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Bridging the Classroom Gap between Asset Pricing and Business Cycle Theory

Mike Aguilar () and Daniel Soques ()

International Advances in Economic Research, 2015, vol. 21, issue 4, 433-452

Abstract: The tools presented in the standard undergraduate economics and finance curricula are insufficient for explaining the complex dynamics of the modern U.S. economy. For instance, students of macroeconomics are not provided with a satisfactory framework for assessing how a financial shock may reverberate through the real economy, as it did during the Great Recession of 2008-2009. Similarly, students of finance are left with little guidance as to the origins of two key inputs into asset pricing models, namely cash flows and discount rates. In this article we present a unified macro-financial model to bridge the gap between the typical undergraduate treatments of asset pricing and business cycle theory. The Dynamic Empirical Macroeconomic (DyEM) model we introduce here offers several innovations, the most important of which is expanding the role of the interest rate to include term and default risk premia. We combine these elements to construct a series of discount rates that are critical for a range of present discounted value calculations. Moreover, we link economic activity to earnings growth in order to facilitate macro-based equity pricing. The paper concludes with an illustration of how the DyEM model may be used in the classroom via a cooperative learning exercise centered on the Great Recession. Copyright International Atlantic Economic Society 2015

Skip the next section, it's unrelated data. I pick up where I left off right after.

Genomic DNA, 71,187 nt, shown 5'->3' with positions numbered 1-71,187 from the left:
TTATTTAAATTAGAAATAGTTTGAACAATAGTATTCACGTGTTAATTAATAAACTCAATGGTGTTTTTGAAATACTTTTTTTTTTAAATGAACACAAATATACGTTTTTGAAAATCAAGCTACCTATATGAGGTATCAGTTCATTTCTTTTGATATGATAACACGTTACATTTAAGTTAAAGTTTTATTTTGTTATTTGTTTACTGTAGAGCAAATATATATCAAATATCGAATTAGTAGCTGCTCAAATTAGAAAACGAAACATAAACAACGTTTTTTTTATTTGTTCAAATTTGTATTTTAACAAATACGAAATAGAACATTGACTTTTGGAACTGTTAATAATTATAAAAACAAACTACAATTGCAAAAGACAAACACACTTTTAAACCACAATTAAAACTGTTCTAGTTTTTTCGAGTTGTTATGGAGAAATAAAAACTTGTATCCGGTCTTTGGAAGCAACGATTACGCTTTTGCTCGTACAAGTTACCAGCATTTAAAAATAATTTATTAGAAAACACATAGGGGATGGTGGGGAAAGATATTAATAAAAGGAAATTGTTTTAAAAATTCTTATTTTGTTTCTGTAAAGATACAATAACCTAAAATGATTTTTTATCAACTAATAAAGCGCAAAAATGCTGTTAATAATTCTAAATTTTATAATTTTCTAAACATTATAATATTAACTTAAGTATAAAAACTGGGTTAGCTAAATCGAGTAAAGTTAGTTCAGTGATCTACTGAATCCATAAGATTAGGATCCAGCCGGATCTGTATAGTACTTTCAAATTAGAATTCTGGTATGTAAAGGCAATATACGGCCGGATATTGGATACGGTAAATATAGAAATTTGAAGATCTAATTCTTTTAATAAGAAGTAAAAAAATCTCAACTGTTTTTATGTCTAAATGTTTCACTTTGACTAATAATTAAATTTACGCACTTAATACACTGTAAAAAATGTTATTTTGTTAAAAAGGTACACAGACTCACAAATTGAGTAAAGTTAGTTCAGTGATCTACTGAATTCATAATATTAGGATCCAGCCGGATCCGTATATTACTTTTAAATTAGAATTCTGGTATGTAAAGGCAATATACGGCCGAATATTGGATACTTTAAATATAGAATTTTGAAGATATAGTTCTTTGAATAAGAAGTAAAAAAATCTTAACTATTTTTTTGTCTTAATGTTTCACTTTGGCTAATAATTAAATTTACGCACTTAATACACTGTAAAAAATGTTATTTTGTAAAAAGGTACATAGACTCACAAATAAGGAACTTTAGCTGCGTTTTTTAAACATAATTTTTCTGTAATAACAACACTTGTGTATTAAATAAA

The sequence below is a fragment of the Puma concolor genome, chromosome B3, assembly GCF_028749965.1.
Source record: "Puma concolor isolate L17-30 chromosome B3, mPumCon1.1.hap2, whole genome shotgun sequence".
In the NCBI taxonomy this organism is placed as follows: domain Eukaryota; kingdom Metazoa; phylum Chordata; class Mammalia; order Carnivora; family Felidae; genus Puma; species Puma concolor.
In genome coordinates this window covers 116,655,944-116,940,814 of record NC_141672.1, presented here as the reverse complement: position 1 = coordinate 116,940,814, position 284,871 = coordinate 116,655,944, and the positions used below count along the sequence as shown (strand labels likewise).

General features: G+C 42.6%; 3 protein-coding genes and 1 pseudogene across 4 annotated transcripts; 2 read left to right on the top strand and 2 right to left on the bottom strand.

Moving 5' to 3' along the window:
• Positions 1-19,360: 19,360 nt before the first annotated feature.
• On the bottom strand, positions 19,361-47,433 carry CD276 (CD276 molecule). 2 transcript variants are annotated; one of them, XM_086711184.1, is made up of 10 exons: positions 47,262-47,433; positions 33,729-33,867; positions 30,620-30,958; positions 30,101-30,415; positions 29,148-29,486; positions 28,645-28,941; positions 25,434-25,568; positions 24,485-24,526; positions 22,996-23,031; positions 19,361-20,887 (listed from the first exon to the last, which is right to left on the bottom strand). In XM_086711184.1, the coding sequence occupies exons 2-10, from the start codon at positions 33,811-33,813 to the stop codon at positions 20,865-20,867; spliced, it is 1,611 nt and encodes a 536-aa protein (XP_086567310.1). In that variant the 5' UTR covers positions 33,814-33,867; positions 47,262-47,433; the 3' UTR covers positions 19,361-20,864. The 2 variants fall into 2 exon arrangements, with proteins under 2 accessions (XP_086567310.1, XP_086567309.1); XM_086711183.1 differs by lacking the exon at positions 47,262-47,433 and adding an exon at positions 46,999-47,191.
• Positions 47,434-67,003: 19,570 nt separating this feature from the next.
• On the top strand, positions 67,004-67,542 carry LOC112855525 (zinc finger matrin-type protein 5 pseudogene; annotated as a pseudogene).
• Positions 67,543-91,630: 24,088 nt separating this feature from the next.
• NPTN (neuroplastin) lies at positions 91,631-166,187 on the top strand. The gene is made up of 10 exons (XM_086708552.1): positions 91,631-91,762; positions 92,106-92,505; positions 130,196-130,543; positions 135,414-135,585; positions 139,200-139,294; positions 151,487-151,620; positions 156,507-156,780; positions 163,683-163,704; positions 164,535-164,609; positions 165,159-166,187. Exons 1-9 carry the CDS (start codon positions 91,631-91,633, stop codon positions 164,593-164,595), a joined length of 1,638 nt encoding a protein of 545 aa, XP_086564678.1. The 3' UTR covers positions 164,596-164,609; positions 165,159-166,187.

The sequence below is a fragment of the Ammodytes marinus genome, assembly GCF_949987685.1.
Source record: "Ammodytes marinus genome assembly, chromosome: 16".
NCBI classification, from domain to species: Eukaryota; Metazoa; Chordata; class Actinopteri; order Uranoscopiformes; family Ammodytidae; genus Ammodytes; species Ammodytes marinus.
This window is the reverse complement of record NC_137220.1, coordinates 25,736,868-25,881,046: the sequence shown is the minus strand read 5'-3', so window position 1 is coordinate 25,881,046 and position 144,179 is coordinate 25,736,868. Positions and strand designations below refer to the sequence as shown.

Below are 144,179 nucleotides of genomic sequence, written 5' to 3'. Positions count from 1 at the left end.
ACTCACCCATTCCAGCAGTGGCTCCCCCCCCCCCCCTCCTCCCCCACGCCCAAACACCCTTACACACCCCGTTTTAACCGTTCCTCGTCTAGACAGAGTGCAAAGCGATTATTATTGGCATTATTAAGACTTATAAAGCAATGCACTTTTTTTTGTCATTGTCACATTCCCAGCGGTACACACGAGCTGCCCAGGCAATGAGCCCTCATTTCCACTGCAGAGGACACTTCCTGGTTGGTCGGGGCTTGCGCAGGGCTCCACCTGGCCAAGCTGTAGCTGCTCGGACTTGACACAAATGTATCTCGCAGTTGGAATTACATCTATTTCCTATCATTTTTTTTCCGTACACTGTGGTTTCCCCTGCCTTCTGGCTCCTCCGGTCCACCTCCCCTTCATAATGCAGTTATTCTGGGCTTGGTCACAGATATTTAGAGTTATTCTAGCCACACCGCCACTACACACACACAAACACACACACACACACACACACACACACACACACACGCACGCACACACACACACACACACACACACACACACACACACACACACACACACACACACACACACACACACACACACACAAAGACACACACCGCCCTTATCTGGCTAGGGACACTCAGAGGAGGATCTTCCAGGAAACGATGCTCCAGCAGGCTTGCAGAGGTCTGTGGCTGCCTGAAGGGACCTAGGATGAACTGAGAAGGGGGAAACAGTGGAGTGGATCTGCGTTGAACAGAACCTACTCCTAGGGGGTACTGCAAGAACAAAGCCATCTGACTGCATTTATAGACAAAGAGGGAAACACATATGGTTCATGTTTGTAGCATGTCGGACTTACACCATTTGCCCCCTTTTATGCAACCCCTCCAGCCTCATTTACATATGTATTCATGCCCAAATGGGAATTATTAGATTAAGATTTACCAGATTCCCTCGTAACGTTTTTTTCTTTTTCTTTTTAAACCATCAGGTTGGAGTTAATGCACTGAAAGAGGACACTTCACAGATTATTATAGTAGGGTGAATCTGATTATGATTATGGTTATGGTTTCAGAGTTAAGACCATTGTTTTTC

Keywords: Dynamic Empirical Macroeconomic (DyEM) model; Great Recession; Asset pricing; Business cycle theory; Macro-finance modeling; Economic education; A22; E30; E44 (search for similar items in EconPapers)
Date: 2015
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DOI: 10.1007/s11294-015-9546-8

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